Contact Information

Research and Evaluation
Office | 301-780-6807


Last modified: 10/30/2014 3:08:36 AM
Research and Evaluation

PGCPS Class of 2013: Analyses of High School Experience & Immediate Transition to College

 Caroler Portas Keane, Ph.D. & Kola K. Sunmonu, Ph.D.


Overall, the findings from the SY2013 Graduate Survey suggest that most members of the PGCPS Class of 2013 are satisfied with the quality of instruction they received in their core classes.  They also indicated that the quality of academic advising they received was good.  The vast majority recalled receiving encouragement from counselors, but lower percentages cited tangible assistance they received in making their post-high school plans.  Members of the Class of 2013 were less positive about how well the schools prepared them for the future, particularly how well they were prepared for college.  Still, most (78%) expressed an intention to attend either a four-year or two-year college upon graduation.  However, analyses of data from the National Student Clearhouse indicate that less than 50% of the Class of 2013 actually enrolled in a college immediately following their graduation.  The aspiration-achievement gap vis-à-vis enrolling in college by the fall is wider among graduates who plan to attend a two-year college.  Whereas about 54% of four-year college aspirants actually enrolled in a four-year college, with another 17% enrolling in a two-year college, less than half of the Class of 2013 who plan to attend a two-year had enrolled in the fall.  Results from two logistic regressions indicate that Hispanic students, FARMs participants, and males, as well as those who do not have a parent who went to college have a lower probability of realizing their plans to go to college immediately after high school graduation.  The negative impacts of the socio-economic factors notwithstanding, the results of the analyses indicate that factors (such as, getting good grades, GPA equal or greater than 2.5, completing the Free Application for Financial Student Aid (FAFSA), and applying to multiple colleges) within the control of students, their parents, and schools have a significant and much higher impact on increasing the probability that graduates who plan to enroll in a college immediately after graduation will achieve their aspirations.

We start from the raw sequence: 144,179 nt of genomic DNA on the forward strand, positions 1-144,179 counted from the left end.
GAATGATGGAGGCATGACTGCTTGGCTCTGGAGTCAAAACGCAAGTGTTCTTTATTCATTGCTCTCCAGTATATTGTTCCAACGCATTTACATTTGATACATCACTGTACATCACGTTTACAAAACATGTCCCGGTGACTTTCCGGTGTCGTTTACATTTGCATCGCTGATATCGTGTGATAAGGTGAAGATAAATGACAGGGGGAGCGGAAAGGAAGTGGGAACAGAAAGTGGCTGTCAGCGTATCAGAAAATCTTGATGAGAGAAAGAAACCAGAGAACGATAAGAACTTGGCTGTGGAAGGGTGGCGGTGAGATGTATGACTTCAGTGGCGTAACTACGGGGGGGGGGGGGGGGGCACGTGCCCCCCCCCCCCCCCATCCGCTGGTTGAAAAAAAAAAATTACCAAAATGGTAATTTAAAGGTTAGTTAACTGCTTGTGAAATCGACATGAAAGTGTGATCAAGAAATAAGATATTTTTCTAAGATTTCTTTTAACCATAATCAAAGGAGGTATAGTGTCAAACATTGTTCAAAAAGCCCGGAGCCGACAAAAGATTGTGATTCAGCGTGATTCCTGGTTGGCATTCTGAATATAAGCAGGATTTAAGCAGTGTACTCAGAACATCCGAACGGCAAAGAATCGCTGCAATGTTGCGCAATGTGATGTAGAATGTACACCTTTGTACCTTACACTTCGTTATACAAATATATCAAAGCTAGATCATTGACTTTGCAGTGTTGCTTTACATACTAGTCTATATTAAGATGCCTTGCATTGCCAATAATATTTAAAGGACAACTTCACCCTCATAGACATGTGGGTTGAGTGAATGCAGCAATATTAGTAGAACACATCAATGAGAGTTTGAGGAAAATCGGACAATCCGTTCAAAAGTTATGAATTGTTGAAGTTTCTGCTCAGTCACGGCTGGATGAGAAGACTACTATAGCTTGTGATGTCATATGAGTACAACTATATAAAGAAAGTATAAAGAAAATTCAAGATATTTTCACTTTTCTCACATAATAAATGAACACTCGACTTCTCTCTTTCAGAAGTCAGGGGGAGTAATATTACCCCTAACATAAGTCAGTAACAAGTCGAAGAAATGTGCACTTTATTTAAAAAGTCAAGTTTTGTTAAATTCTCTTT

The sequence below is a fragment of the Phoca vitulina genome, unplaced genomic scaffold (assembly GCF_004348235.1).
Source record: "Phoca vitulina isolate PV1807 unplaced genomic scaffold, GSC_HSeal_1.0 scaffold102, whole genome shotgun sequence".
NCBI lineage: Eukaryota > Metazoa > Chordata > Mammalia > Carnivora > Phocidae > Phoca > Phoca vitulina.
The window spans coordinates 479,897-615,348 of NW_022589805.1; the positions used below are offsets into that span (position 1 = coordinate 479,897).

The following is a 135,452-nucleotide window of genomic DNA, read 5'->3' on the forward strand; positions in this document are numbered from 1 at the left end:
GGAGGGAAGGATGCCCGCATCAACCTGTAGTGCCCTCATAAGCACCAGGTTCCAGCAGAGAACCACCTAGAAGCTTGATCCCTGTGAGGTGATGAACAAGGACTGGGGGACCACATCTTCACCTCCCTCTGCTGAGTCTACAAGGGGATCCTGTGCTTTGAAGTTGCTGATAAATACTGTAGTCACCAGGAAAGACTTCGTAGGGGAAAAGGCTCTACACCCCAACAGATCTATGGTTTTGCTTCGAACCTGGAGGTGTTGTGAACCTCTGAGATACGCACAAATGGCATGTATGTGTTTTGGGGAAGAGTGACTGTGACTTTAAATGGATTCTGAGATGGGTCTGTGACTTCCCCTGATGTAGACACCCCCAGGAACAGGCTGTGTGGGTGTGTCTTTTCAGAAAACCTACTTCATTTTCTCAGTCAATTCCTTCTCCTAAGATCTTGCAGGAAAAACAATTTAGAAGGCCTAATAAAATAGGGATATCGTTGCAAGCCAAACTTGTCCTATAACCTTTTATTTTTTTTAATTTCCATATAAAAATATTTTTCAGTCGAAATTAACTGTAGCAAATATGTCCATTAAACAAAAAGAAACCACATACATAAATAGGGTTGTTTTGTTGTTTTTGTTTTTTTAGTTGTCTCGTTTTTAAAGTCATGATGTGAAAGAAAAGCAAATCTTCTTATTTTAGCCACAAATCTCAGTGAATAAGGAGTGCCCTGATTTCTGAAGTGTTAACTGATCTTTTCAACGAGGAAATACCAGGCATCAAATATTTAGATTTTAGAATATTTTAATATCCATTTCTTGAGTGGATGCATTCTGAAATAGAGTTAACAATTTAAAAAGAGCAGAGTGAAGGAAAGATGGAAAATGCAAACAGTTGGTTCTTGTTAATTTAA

Express Route to:

    Did You Know?

    In SY2012, 21 percent of middle grades students were enrolled in Algebra I.



    More than 33,600 students, 9,000 parents, and 5,700 teachers participated in the 2017 School Climate Survey.